Neale Monks advises a reader on the best way to divide a Java fern.
Q: I have a massive Java fern that has been slowly growing in my tank for years. I want to cut it down a bit so that I can give some away to a couple of friends. How do I go about doing this without damaging the plant? It’s growing on a big piece of wood.
GAV ELTON, VIA EMAIL
A: Neale says: The easiest way to propagate Java fern is to remove the little plantlets that develop on the ends of large leaves. These can be attached to a suitable rock or twig, and left to grow into mature plants. Java ferns tend to produce these freely, and eventually, once they have developed their own stems and roots, the plantlets detach and drift away until they settle into some suitable niche.
But when it comes to physically dividing the clump itself, what you need to do is cut the rhizome. This is the horizontal stem-like structure that encrusts rocks and bogwood roots, and from which the leaves sprout. If you look at a Java fern clump, there’s usually a big brown mass of hairy fibres (effectively the roots) attached to the solid structure the plant is growing on. Somewhere in there will be a green stem-like structure called a rhizome, and you can use a sharp knife to cut this in two.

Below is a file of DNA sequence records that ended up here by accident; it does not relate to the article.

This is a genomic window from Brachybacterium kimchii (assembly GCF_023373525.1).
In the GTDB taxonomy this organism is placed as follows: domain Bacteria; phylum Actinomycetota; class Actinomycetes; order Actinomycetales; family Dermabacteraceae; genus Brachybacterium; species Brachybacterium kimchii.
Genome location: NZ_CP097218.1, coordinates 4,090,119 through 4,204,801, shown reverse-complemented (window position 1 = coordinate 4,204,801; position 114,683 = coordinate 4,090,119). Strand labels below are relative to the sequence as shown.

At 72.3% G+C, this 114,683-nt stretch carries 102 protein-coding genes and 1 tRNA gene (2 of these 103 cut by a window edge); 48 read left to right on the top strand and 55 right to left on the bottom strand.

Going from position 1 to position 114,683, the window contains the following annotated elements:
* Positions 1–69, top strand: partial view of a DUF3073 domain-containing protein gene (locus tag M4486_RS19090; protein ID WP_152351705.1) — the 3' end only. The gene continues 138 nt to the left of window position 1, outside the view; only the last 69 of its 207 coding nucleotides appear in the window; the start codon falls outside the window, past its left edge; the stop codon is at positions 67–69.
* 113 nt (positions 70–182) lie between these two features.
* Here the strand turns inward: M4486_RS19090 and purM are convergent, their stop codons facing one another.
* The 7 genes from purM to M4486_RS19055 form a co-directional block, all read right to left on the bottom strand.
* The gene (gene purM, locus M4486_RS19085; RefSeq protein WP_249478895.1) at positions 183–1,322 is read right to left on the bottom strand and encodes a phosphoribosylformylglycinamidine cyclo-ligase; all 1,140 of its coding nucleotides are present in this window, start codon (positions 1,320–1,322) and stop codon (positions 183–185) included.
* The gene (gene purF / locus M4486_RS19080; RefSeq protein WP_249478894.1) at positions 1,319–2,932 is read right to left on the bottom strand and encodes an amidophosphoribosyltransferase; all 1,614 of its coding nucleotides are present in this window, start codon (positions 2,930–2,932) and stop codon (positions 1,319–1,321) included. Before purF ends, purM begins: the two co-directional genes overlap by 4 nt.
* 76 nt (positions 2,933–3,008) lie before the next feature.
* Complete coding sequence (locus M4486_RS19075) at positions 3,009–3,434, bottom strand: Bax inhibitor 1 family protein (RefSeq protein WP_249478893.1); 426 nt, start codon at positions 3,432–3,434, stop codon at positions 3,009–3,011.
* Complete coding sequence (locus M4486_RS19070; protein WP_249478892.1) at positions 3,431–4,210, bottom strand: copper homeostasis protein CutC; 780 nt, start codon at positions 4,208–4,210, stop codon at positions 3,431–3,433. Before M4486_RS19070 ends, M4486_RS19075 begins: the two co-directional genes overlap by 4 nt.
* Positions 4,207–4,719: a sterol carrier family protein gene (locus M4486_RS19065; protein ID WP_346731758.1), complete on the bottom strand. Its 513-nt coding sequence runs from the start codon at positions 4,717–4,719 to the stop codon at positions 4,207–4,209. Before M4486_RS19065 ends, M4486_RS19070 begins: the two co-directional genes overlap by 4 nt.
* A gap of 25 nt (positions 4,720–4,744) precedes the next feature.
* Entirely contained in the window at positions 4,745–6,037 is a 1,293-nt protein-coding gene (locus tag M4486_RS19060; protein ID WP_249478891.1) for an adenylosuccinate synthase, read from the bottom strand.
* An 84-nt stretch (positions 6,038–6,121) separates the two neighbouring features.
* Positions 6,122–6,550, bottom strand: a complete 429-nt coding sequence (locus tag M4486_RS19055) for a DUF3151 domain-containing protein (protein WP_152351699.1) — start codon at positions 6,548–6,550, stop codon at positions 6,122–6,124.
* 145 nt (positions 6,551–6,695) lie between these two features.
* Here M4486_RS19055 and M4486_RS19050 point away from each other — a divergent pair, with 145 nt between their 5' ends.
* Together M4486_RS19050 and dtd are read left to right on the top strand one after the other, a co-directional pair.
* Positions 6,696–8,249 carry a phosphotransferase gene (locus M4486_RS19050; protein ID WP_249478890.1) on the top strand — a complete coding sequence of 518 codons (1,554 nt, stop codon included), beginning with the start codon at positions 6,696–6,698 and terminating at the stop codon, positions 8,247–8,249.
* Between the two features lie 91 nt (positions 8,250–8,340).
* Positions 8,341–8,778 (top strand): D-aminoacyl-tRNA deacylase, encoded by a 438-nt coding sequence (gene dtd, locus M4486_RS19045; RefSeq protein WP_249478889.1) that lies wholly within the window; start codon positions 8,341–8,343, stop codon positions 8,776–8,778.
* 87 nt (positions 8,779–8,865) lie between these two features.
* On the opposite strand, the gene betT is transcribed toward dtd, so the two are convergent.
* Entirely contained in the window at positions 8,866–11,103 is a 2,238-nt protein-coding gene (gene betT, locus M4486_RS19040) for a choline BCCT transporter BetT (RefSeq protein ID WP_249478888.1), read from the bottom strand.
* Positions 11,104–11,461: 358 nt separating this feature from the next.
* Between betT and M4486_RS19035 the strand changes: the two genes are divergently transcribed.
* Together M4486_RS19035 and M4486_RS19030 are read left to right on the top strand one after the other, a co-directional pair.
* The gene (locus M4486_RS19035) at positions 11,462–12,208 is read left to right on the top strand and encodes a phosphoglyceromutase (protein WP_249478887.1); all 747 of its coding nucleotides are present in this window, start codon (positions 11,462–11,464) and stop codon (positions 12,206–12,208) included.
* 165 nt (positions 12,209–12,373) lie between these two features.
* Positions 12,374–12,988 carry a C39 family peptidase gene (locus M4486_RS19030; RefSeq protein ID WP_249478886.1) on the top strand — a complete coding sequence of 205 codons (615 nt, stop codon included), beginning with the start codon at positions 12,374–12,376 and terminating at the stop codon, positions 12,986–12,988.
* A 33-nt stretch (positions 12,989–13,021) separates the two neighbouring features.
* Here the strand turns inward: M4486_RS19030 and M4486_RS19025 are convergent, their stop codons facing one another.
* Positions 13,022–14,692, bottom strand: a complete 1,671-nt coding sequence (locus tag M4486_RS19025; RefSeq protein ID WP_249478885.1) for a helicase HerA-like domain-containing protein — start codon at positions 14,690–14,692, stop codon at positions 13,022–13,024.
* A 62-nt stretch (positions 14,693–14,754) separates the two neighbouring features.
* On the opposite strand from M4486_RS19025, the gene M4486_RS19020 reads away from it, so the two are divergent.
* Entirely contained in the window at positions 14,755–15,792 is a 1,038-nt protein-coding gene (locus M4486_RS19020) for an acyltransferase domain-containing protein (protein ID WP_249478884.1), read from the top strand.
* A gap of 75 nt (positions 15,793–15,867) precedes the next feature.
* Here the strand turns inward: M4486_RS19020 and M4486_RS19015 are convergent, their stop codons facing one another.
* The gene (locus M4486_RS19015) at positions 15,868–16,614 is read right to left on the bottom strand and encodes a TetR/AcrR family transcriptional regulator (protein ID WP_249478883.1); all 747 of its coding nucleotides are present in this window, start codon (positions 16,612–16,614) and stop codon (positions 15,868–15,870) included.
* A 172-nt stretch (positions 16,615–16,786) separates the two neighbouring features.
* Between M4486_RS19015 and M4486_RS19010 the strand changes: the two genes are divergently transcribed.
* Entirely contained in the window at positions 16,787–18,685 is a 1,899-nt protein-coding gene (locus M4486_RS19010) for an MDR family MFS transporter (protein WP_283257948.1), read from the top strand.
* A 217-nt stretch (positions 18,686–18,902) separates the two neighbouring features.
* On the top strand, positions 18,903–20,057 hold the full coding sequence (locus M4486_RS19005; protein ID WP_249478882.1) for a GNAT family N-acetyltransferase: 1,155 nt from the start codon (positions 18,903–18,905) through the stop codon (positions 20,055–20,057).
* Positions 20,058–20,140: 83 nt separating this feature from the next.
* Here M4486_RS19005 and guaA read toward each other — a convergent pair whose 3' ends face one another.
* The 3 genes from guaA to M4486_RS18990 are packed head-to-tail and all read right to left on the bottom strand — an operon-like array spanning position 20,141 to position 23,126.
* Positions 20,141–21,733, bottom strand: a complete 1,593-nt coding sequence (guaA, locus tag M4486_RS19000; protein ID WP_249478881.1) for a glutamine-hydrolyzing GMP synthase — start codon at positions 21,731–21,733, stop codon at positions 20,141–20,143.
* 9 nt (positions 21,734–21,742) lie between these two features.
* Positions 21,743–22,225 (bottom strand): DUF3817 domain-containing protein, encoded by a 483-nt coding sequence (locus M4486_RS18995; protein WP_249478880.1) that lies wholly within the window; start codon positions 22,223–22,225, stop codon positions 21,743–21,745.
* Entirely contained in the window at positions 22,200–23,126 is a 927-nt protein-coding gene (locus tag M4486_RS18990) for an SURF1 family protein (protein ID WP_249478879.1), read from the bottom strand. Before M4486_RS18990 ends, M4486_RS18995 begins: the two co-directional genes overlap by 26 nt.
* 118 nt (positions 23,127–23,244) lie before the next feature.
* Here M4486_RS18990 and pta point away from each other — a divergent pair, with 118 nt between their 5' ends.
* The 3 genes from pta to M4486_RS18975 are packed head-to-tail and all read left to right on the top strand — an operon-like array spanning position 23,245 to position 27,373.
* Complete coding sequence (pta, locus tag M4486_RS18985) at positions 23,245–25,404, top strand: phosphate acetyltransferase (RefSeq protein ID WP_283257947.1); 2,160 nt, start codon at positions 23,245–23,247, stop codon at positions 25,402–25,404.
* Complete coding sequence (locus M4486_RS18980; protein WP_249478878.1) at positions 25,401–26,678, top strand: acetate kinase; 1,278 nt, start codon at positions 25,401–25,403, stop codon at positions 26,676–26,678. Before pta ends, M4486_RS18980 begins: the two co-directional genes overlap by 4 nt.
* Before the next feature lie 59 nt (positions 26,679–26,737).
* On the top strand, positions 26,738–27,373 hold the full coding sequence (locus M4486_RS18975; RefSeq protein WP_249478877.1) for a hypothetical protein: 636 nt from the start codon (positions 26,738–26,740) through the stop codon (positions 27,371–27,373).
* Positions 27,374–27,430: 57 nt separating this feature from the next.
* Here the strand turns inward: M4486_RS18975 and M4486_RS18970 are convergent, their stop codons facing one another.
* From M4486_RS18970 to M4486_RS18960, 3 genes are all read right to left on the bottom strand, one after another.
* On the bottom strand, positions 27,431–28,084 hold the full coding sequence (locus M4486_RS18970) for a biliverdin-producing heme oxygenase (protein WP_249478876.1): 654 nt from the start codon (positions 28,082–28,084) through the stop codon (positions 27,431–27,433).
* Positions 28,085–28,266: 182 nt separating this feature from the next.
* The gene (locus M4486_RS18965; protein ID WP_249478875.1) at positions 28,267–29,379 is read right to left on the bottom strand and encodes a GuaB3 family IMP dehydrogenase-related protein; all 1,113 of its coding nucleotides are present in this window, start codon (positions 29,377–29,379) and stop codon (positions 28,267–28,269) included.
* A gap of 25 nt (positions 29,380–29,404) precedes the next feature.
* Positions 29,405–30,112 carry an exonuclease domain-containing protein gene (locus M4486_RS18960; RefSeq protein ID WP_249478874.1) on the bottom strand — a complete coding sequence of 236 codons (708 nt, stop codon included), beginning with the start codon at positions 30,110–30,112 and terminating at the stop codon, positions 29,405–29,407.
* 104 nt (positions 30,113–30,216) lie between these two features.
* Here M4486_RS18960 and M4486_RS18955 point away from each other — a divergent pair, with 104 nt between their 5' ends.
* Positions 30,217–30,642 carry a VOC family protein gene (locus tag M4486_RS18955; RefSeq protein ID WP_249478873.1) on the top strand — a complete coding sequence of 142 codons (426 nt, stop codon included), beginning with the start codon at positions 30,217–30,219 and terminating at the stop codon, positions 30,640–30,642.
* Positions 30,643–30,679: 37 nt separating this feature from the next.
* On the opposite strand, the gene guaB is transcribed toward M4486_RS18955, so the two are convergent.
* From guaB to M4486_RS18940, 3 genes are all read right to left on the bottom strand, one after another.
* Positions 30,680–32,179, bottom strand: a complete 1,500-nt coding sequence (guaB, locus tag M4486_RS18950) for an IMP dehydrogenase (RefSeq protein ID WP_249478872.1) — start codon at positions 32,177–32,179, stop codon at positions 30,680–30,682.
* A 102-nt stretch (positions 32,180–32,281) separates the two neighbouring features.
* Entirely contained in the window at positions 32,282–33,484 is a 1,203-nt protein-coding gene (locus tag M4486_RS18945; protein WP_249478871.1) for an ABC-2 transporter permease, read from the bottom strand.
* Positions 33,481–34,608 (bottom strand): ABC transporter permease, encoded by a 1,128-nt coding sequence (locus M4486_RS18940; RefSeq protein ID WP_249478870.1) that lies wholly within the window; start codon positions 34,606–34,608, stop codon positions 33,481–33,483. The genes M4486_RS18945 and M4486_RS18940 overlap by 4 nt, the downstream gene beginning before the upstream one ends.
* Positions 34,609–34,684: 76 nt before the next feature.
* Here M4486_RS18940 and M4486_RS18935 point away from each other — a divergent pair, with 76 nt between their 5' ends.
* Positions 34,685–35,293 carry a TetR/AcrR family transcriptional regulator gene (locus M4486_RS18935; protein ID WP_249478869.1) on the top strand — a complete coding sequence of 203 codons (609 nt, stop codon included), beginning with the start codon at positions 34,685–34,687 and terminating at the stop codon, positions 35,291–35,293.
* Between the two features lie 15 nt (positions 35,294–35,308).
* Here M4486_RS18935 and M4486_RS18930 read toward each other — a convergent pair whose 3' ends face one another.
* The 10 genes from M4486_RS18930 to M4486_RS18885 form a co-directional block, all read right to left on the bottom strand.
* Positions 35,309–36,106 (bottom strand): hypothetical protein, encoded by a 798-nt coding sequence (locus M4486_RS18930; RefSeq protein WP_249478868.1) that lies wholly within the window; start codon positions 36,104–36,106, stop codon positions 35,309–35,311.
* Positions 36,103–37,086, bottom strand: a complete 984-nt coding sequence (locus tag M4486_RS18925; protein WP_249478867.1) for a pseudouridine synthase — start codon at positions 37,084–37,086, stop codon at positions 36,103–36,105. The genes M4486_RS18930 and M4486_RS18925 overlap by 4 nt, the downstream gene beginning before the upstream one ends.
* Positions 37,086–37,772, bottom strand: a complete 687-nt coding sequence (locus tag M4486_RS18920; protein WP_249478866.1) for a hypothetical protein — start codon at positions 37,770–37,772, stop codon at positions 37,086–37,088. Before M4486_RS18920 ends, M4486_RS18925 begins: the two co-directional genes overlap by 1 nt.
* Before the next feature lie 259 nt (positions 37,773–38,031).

Once done, the fibrous mass can be pulled apart into two or three pieces, as required. So long as the rhizome has some of its roots and some of the mature leaves, it should survive the process and quickly start encrusting any solid object that it’s attached to.